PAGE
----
Jack Vresics has learned the importance of safety, international business, process control and quality from a series of executive positions making everything from Lenox china to products for public restrooms.
Now he's applying that know-how to the toy industry, as the new president and CEO of Step2 Co. LLC in Streetsboro and he brings enthusiasm for manufacturing. Vresics said he talks regularly with Step2 founder Tom Murdough, who lives in nearby Hudson.
I share his passion. I think when you do something, you've got to go in all the way. You've got to love the businesses. You've got to get in, and [not at] arm's length, Vresics said.
Step2 is the largest rotational molder in North America, with an estimated $148 million in 2009 sales, according to Plastics News' recent ranking, published in this issue. The company makes toys and lawn and garden products. Step2 maintained its lead over the second-largest rotomolder, Toter Inc., a maker of wheeled refuse carts.
Vresics took the top spot at Step2 in February, replacing Scott Levin, who left the company. When Step2 founder Tom Murdough retired in 2007, he brought in Levin to run Step2. The year before, Liberty Partners LP, a New York private equity investment firm, had purchased Step2 from Murdough.
Vresics, who had held CEO positions at two Liberty Partners companies, became a director of Step2 in September 2009, replacing Murdough on the board.
But he's still actively involved, Vresics said. I still talk to Tom a lot.
Vresics, 50, talked about his background and the state of the toy industry during a July 26 interview in the toy showroom at Step2 headquarters, surrounded by ride-on toys, playground sets, and sand and water tables.
Step2 employs seven product designers, who dream up future toys and garden products, and three model makers.
We're very proud of the fact that we're making durable toys that are going to last, and people are going to get value out of this product, he said. It's our responsibility as a manufacturer to make sure that we're doing everything that we can to make sure they're safe and to have that long-term viewpoint, because that's what our brand rests on.
Vresics earned an MBA in 1986 from the Wharton School of the University of Pennsylvania. He joined Brown-Forman Corp., the Kentucky distiller that makes Jack Daniels whiskey. Brown-Forman put him in charge of a strategic team to study its Lenox chinaware unit, which suffered from uneven quality. Asian-made china such as Mikasa was taking market share.
We had 30-year-old technology making china, he said. One out of every two plates we had to throw away, because they didn't meet Lenox standards. The team recommended selling off some related businesses and using the money to modernize Lenox. In the late 1980s, Lenox built a new factory in Kinston, N.C., with process control and state-of-the-art kilns.
We got our yields up to 96 percent, Vresics said.
Management got workers involved in the new plant design, from a clean slate. That's one of the things you learn in life. No matter how smart you are, you have to learn how to work with people. And get them all together on a project, he said.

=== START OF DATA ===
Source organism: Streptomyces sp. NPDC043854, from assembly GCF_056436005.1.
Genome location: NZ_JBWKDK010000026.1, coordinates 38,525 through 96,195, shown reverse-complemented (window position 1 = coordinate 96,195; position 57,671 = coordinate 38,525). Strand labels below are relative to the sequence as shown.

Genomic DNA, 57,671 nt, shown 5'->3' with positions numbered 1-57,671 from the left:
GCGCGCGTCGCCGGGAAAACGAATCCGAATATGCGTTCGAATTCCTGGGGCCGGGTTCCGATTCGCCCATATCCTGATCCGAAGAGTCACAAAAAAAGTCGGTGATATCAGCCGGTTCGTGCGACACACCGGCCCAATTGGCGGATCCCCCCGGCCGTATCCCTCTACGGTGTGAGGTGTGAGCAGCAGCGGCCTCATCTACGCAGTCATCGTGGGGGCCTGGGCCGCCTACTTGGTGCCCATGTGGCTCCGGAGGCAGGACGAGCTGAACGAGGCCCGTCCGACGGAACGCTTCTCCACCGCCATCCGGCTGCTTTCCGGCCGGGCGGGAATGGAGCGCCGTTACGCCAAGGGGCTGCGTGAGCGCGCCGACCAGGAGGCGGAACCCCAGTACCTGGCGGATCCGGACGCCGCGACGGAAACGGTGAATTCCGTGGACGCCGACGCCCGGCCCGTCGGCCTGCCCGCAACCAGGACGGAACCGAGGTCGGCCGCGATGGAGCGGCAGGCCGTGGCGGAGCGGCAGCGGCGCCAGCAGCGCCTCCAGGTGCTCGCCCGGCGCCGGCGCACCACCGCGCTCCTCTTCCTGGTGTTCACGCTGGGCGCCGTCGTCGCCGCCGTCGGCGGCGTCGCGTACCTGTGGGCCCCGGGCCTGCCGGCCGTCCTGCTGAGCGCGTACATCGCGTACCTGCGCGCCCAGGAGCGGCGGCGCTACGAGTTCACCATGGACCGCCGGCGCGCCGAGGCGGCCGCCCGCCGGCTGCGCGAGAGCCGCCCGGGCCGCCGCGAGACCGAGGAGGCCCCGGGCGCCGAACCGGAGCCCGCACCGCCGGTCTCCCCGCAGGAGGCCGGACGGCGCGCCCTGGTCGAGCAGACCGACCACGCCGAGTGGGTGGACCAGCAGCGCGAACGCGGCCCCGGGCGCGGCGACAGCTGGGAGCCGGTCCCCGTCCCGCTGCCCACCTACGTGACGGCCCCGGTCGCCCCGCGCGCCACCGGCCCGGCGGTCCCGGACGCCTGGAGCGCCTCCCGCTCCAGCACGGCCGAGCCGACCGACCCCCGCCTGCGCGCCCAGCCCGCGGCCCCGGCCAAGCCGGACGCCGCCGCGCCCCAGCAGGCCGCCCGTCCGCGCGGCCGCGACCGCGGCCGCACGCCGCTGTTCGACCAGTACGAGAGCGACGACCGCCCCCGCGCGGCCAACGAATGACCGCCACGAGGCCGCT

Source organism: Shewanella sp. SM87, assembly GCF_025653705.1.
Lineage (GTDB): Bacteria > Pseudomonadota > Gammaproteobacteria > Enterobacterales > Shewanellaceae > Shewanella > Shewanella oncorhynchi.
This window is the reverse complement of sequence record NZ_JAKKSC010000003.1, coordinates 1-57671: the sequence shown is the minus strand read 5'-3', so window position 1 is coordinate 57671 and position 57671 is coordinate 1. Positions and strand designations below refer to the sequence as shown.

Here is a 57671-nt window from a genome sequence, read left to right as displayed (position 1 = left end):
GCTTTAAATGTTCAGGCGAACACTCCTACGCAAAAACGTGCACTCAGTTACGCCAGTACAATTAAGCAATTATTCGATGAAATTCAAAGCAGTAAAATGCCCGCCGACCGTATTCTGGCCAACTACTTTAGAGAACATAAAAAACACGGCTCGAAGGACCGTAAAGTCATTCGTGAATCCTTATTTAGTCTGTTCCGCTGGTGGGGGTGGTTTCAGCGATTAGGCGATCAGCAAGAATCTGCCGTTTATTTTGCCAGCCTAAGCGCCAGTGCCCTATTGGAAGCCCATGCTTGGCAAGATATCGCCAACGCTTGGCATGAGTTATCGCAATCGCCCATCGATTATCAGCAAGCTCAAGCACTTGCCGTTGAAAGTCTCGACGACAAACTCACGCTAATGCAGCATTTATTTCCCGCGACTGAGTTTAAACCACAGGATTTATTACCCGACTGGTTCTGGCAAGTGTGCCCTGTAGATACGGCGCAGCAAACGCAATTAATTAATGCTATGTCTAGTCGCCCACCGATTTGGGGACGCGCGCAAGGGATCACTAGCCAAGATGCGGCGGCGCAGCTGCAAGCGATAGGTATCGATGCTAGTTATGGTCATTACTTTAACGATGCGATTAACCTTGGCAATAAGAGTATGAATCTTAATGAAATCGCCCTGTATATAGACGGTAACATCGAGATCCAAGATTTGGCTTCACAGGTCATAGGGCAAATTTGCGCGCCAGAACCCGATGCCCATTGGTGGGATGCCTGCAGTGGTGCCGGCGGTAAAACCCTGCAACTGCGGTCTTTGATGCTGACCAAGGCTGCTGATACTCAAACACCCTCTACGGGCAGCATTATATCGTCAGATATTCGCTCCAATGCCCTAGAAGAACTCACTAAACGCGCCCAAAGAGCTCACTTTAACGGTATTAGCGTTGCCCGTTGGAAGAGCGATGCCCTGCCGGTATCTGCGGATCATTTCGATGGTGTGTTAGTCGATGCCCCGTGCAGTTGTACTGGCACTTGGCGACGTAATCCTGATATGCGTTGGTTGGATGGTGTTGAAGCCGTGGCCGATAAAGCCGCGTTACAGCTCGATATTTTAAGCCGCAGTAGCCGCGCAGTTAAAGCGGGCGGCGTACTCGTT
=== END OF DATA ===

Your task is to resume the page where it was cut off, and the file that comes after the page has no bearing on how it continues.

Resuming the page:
Vresics met Robert Pritzker, a Chicago industrialist who started the Marmon Group of manufacturing companies. Pritzker hired him to run Trackmobile Inc., a company that makes railcars that also can run on a road.
Then he moved to another Marmon company, Colson Group, a global maker of industrial casters and wheels. He left to become CEO of a company owned by Liberty Partners: Technical Concepts LLC, a maker of touch-free devices that flush toilets, dispense soap, turn on faucets and sanitize restrooms.
Vresics went to Component Hardware Group, another business owned by Liberty Partners. He later became general manager of Infantino LLC, a maker of toys for infants that Step2 bought in 2007, before moving to the Step2 board.
Step2 will continue to invest in new technology to make rotomolding as efficient as possible, Vresics said. You want to make sure you build the right process controls on the equipment and give the operators the training and proper feedback so they can make the adjustments, he said.
The toy industry remains highly competitive. Rival toy rotomolder Little Tikes Co. is just a few miles away, in Hudson, Ohio.
Earlier this year, Step2 closed its factory in Fort Valley, Ga., cutting 104 jobs and leaving the company with two factories, in Streetsboro and Perrysville, Ohio.
Vresics said the three plants were running at less than capacity, so moving the work into two plants will make the company more efficient.
Step2 also cut about 20 headquarters jobs in Streetsboro.
Another challenge is to design toys that increase their play value, using grow with me features. You can flip the legs up on Step2 sand and water tables to make them higher. The Double Play Basketball & Football Set has a basketball hoop that folds down, creating a football goal post and throwing target.
You have to decide how you're going to add value and how to extend the play life of these toys, because kids are going to grow, Vresics said.